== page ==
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The opening party for Martina Secondo Russo’s debut solo exhibition, “Tattooed Limbs and Other Oddities,” had all the typical trappings of a gallery show — chatter, cheer and free wine — but a second glance at the artwork and the gallery space showed more than a few quirks.

At Tattoo Culture, the Williamsburg tattoo parlor where Russo’s show is on display through Jan. 11, the ink and needles were stashed away for the evening, but party-goers, many colorfully tattooed themselves, milled about and took in Russo’s unconventional offerings: full mannequins and two-dozen dismembered limbs that the artist made with plywood and immaculately “tattooed” with classic images like skulls, pinup girls, bluebirds, roses and mermaids.

“They’re a mishmash of all sorts of different images,” said Russo, 27, who was born in Genoa, Italy, and now lives in Bay Ridge. “Old school tattoo designs are my favorite, but I also just use other interesting images: Halloween decorations, my own drawings, drawings from other artists I like, found images.”

Shows such as “Tattooed Limbs and Other Oddities” are a staple at MF Gallery, the Lower East Side space Russo and her husband Frank, a Red Hook native, co-own. Inspired by their love of heavy metal and horror movies, the couple curates shows with titles like “Zombie Attack,” “Freak Show” and “See You in Hell.” The gallery also carries hand-printed T-shirts and other small, affordable handmade pieces; items that Russo said, “might be more accessible to somebody who’s not going to walk in and buy a $400 painting.”

Similarly, the offbeat appeal, and lower price, of Russo’s “severed limbs” draws young collectors looking for a new type of art to collect. Tim Kaminski, an art director who ventured to Williamsburg from Croton-on-Hudson for the show, appreciated the limbs’ price tags.

“I like the tattooed woman, but I can’t afford it, so I might get a hand or a foot,” he said. “I’d rather go to a show where I can actually purchase something. In New York, where nobody has any space, it’s compelling to buy smaller works of art. It’s still a precious object.”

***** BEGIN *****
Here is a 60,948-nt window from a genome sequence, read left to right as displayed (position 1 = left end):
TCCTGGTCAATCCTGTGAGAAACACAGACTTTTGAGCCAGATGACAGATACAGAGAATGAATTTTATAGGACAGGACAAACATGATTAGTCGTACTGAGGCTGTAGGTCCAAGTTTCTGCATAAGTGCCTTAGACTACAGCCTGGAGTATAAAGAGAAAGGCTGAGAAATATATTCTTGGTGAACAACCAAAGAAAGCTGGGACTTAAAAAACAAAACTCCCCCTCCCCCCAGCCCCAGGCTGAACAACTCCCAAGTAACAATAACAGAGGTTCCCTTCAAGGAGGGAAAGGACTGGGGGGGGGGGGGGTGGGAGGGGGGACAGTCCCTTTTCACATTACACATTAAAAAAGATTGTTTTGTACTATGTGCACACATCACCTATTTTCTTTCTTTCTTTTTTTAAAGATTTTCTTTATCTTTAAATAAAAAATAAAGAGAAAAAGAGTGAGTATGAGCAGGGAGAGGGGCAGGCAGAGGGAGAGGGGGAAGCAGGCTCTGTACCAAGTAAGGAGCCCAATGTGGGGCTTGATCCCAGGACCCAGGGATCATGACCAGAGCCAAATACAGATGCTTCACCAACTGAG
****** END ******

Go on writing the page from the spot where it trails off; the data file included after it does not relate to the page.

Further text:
And the staff at Tattoo Culture agrees.

“You see a lot of fine art in tattooing nowadays, and as in Martina’s work, you see more tattooing in fine art,” said Gene Coffey, a resident artist at Tattoo Culture, who also curates the shop’s art shows. “I don’t think tattoos are accepted as art in the art world; they’re too taboo. Our goal is to show that there is a correlation between tattooing and fine art.”

Russo’s work clearly demonstrates that relationship. In creating her “limbs,” she applies training she received at CalArts in Valencia, CA, cutting each form out of plywood with a jigsaw, paints the skin tone in acrylic and draws each elaborate tattoo design by hand with enamel marker.

Her inspiration comes mostly from her interest in tattoo design. Russo drew up some of her own tat’s — she said she has “eight or nine” — and although she’s dabbled in actual tattooing, she said, “It wasn’t for me. I’m not so much a part of the culture but my artwork is.”

And the artwork seems to draw in outsiders as well. At her show’s Dec. 8 opening, people who weren’t looking to purchase art still streamed in, and seemed to appreciate Russo’s down-to-earth perspective.

“It’s more engaging than a regular gallery. It’s not typical, not something you’d see in a magazine,” said Kristina Musial, 24, of Harlem.

Jennifer Sellers, 26, of Weehawken, N.J., wandered in off the street and liked what she saw. Sellers, who has plenty of her own ink, identified with the idea that whether painted on plywood or permanently etched onto a person’s skin, tattoos are more than just a design.

Said Sellers, “They mean something.”

“Tattooed Limbs And Other Oddities” will be on display through Jan. 11 at Tattoo Culture Gallery (29 Roebling St. at North Fifth Street in Williamsburg). For information, call (718) 218-6532 or visit www.tattooculture.net.

Updated 4:01 pm, November 10, 2010
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